During the total solar eclipse on Aug. 21, 2017, the moon will completely cover the disk of the sun from Oregon to South Carolina. During this period of “totality,” eclipse observers will likely report feeling a sudden drop in temperature. Just how much does the mercury drop during this celestial event?
During the total solar eclipse on Dec. 9, 1834, the Gettysburg Republican Banner reported that in some places, the eclipse caused the temperature to drop by as much as 28 degrees Fahrenheit, from 78 degrees F to 50 degrees F. During a total solar eclipse on the Norwegian island of Svalbard in March 2015, temperatures dropped from 8 degrees F to minus 7 degrees F.
The change in temperature during a total eclipse will vary based on location and time of year. The temperature change created by the loss of light from the sun’s disk will be similar to the difference between the temperature at midday and the temperature just after sunset, except the change will occur more suddenly, which is why this is often one of the very noticeable effects of a total solar eclipse. [What You’ll See During the 2017 Total Solar Eclipse]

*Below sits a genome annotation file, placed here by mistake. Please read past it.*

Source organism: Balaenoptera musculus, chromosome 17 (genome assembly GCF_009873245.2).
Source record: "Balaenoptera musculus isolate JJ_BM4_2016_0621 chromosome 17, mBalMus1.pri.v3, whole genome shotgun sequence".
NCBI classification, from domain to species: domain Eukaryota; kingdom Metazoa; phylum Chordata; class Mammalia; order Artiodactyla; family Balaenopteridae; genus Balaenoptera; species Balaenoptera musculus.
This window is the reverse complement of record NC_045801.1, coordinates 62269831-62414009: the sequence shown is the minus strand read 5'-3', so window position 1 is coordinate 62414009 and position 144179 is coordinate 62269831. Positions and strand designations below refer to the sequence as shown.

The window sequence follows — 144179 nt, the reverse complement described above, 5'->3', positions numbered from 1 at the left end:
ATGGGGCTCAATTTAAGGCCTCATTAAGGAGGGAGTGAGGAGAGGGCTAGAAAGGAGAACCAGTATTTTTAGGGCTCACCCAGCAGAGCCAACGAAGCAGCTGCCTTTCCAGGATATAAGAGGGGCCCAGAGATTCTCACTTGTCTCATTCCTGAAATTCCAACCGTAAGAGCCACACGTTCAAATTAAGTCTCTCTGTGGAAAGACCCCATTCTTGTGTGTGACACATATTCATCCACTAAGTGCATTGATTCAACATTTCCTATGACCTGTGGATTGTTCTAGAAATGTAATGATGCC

Rick Feinberg, head of media relations for the American Astronomical Society, says people can expect an average drop of about 10 degrees F.
There are written accounts of total solar eclipses going back millennia. And yet, there seems to be lacking any long-term, consistent effort to measure many of the local effects of total solar eclipses — such as the drop in temperature — according to Jay Pasachoff, an astronomer at Williams College who studies eclipses.
Pasachoff and his colleague Marcos Peñaloza-Murillo are working to conduct standardized measurements of many of the local effects of total solar eclipses. The pair produced their first publication on this topic in the Aug. 22, 2016, issue of the journal Philosophical Transactions of the Royal Society of London, where they reported on the change in temperature in Svalbard in…